I walked tirelessly throughout the neighborhood, down streets, forbidden paths, unpaved roads, and highways to the mountain range. Square houses, the same shape and size, surrounded me in muted grays, beiges and whites. Yeah Yeah Yeah’s “Warrior” blasted in my ears, my iPod affixed tightly to my left arm. It swung back and forth furiously, opposite of my right arm, as if I were on the Harvard of elliptical machines. Well, trouble at home/ Travel the way you say/ “The road don’t like me”/ Travel away/ Travel it all away/ “The road’s gonna end on me.” Oh-so-ironic. The road was narrowing in on me like a bird of prey honing in on its next meal. Where was everyone? This was an eerie world of silence, monotony, and masked sadness. I was back in my home town, the East Side of San Jose, California.
Two days beforehand, I had reluctantly boarded a plane from Ho Chi Minh City, Vietnam to Taipei, Taiwan. I loved Taiwan, but the catch was that I was to remain in the airport. I posted to my Facebook and Twitter accounts. Should I just walk out of the door and purposefully miss my flight? I pondered on the $20 USD remaining in my bank account. Damn. I should have just stayed in HCMC and gone for that ESL teaching position I saw on Craigslist. If I walked out the door then, I would barely be able to afford a taxi back into the city. Where would I go from there? All of the friends I’d made were in Chupei, an hour away by train- a train I couldn’t afford. I’d hitchhiked, slept on concrete floors, and lived on rice before, but something about making it in this vast city without a dime intimidated me as if I were still in elementary school.
And so I’d cowardly boarded the plane back to San Francisco with more regret than blood in my veins. Past moments flashed in my mind: tears shed on the last leg of my flight from Buenos Aires back to SF after eight life-altering months; going from China back to SF when I really wanted to go to Australia instead; hesitantly returning from Mexico after exploring my grandparents’ towns and reconnecting with Spanish-speaking family there… The list went on. I never wanted to go back to what was supposedly “home.” Coming back always overwhelmed me with remorse, forcing me to question the reason behind my existence. What was the point to life if not for travel?
I kept walking, hoping that the motion of my feet would illuminate my path in life. Taking a sip from the plastic bottle of Crystal Geyser I’d taken from my parents, I swallowed my reality. I was 32 years old, back from an unprecedented time in Taiwan and Southeast Asia. I’d learned what it meant to accept the fucked-up parts of my life and be happy anyway. I tried to employ that acceptance in those confused, foot-blistering moments. But at the end of the day, I broke down, wondering why- yet, another time– I hadn’t listened to my instincts.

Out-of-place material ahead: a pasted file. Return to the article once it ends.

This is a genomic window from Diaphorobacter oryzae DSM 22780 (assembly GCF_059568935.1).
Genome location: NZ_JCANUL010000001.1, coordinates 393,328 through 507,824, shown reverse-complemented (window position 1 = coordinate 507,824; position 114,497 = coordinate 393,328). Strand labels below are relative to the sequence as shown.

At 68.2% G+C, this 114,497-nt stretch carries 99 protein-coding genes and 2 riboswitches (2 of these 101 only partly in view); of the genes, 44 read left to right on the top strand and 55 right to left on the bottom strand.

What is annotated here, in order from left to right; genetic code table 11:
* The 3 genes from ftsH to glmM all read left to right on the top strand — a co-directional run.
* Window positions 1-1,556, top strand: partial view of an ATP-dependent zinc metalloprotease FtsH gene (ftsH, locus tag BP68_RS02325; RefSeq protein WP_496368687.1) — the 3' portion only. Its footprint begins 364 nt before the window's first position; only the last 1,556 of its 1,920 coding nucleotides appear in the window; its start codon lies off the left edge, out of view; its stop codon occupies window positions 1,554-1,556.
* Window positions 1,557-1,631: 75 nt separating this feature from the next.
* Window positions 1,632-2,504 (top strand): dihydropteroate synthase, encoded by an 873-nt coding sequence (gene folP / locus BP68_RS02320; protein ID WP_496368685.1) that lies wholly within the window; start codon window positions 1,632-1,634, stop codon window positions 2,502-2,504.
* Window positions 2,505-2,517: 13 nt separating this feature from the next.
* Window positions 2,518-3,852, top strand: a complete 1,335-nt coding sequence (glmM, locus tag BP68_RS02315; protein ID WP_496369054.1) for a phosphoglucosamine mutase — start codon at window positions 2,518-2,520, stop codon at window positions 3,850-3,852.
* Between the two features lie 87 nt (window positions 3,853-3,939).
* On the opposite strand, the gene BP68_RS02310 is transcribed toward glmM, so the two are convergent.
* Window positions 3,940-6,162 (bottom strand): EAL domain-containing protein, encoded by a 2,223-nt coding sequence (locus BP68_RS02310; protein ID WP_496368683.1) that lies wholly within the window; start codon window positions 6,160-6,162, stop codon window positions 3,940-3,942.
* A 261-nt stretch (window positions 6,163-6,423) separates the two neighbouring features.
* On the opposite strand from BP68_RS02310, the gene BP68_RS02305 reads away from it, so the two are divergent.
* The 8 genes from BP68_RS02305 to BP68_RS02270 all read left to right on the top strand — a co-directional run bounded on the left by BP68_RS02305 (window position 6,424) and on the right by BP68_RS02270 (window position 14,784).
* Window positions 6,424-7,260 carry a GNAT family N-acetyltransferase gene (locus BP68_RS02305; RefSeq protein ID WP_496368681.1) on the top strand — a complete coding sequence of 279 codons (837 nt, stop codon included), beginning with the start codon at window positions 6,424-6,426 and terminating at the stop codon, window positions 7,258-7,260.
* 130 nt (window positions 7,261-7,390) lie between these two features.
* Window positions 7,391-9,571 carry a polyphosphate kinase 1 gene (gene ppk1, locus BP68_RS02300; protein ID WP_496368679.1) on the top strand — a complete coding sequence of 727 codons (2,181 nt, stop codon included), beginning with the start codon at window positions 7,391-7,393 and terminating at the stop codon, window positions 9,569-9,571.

The next morning- and for many mornings, afternoons, and evenings to come- I scoured the internet. What was the next step? I was still freelancing, but this wasn’t enough. I compulsively logged into Dave’s ESL Café, exploring my options teaching ESL again. The nuances of suburban life in the Silicon Valley continued to erode my love for humanity. Moscow, Seoul, and Istanbul tugged at me, taunting me with a potential life of fresh cultural and linguistic exposure.
I applied and applied, and got several offers, but after research, Russia was too damn cold. South Korea was too similar to what I’d already seen, and Turkey was, well, just not where my heart directed me. Don’t get me wrong; I still long to see all of these places. However, when my intuition tells me to go somewhere, it’s best that I abide. There were two pragmatic options: a) Move to Spain and try to find work, and b) Move to Portland, Oregon in the US and explore the beauty of my own country, and still find a way to get to Spain.
One way or another, I had to make a decision. Taking a steaming shower in what reminded me of a W Hotel bathroom (in comparison to what I’d seen in the many hostels I’d passed through), I knew I couldn’t stay for long. I sat there in my parents’ kitchen, my laptop set on their oak dinner table, our 95-pound pit bull still hovering for scraps, and took a mindful stance.
I would move to Portland.